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There was a time when query letters ruled my life. Once you finished the months or years of writing the book, then you had to learn how to write a query letter. You had to study the websites or read the books with instructions and then go through many drafts to write your own.

They were painful and nerve-racking things, these query letters. It took months to figure out how to write them and more months figuring out whom to send them too. Once you sent them you waited many more months for replies.

Everyone needed a query letter, publishers and agents. Many never bothered to reply. Most just sent form rejections back. Time that you might have spent writing the next book was spent writing these letters.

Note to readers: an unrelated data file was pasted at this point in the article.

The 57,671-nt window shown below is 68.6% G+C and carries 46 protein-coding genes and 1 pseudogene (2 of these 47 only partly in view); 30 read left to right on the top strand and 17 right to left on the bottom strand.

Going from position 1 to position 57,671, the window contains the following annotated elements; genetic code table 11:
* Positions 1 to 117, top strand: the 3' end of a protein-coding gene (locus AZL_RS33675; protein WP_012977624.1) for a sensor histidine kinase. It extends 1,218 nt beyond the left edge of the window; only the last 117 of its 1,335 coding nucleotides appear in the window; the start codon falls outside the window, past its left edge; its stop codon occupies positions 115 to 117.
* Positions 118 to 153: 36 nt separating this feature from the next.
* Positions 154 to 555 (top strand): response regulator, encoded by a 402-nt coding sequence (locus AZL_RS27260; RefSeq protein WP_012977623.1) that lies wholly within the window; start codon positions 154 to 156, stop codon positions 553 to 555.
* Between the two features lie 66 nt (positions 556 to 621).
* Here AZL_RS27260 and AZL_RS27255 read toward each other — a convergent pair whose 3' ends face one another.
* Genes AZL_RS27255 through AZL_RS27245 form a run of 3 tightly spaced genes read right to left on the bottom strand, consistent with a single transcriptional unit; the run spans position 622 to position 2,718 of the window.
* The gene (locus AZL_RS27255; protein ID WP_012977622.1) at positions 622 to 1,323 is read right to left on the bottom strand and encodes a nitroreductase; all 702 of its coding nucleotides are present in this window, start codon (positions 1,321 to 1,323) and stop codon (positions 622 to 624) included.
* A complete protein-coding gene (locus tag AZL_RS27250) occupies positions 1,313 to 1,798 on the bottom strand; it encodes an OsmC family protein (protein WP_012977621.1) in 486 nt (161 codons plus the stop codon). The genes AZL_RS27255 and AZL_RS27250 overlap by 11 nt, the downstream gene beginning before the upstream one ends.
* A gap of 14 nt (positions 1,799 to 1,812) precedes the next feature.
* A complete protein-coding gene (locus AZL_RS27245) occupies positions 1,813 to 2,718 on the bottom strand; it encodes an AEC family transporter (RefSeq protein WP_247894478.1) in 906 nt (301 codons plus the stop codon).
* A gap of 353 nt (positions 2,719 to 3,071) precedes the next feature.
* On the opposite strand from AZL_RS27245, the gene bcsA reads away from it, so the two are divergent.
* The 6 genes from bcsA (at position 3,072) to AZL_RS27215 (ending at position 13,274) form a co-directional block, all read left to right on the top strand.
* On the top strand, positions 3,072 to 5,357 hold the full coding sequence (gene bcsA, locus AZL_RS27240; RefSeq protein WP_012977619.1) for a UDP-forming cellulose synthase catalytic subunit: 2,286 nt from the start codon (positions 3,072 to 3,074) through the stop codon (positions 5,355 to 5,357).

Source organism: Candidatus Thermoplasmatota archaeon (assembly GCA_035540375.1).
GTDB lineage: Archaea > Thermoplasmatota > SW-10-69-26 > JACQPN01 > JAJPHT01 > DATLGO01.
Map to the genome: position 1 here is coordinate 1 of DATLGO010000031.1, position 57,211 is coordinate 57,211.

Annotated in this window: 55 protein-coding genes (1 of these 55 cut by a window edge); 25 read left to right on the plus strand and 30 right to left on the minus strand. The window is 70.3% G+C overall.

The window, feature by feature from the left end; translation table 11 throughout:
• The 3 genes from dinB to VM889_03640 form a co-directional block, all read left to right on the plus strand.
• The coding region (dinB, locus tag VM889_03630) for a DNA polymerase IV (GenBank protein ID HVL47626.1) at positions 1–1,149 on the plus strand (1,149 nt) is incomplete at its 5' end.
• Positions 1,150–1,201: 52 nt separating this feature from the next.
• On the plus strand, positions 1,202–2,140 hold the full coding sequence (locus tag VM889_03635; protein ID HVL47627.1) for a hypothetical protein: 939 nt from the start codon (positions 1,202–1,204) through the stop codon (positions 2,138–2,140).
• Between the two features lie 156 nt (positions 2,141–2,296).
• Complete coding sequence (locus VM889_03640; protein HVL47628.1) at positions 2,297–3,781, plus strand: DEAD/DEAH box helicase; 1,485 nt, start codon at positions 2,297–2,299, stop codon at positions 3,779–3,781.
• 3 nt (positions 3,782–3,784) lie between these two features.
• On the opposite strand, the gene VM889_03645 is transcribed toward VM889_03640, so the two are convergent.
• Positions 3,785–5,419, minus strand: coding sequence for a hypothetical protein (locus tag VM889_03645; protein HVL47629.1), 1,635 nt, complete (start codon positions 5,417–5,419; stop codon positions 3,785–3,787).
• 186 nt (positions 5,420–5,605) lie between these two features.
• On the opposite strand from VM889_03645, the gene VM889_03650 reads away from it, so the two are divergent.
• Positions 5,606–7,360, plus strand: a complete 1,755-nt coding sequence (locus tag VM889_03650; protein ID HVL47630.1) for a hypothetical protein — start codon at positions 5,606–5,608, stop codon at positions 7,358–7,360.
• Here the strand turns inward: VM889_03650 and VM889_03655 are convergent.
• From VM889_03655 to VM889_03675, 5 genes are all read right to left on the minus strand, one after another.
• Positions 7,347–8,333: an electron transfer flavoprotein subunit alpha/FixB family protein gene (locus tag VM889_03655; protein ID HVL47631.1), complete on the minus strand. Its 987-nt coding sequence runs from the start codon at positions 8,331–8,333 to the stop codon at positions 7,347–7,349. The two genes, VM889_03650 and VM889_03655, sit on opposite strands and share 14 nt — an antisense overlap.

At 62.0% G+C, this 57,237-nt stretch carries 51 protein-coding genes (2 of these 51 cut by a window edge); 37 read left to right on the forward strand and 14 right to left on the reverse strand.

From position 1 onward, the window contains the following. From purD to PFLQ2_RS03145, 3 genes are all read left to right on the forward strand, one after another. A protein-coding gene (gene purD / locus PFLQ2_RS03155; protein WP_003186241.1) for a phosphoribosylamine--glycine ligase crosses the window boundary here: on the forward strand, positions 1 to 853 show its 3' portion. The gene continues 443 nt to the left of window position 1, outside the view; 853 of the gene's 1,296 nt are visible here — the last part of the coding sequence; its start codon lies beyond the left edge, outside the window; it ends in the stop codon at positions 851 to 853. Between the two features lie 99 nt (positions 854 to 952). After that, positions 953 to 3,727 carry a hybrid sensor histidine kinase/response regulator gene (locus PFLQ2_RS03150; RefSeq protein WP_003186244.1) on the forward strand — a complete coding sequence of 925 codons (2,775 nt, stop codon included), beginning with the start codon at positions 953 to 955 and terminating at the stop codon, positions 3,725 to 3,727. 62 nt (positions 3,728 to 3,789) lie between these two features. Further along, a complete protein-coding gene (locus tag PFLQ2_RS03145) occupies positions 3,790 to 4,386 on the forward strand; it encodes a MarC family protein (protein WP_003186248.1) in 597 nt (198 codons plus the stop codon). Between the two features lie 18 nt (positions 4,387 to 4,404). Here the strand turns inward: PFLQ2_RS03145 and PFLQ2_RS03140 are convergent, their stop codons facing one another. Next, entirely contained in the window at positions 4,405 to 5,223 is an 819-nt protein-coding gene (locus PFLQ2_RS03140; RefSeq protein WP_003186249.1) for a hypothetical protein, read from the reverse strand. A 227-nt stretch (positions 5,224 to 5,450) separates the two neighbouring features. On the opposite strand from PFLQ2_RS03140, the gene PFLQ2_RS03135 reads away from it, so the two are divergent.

You had to sell your book. You had to tell them why you thought it would sell, what was there in the market and why yours was better or different. Since mine was nonfiction the publishers who answered my letter did not know the subject.

Give me a list of similar books, said the publisher.

I did. I put together a list of everything similar.

Send me the books, said the publisher.

What? It took me years to collect those books, many of which are irreplaceable. I had a hard time sourcing them and many are not even in English translation. Am I to hand my whole library to some editorial assistant and risk never getting it back?

It was easier to get another publisher, which required the whole process to begin again with more progressively frustrated letters.

Of course, there are publishers who are not as arbitrary and high handed. Still the nicest thing about self-publishing is to be able to say – no more query letters, thank you.

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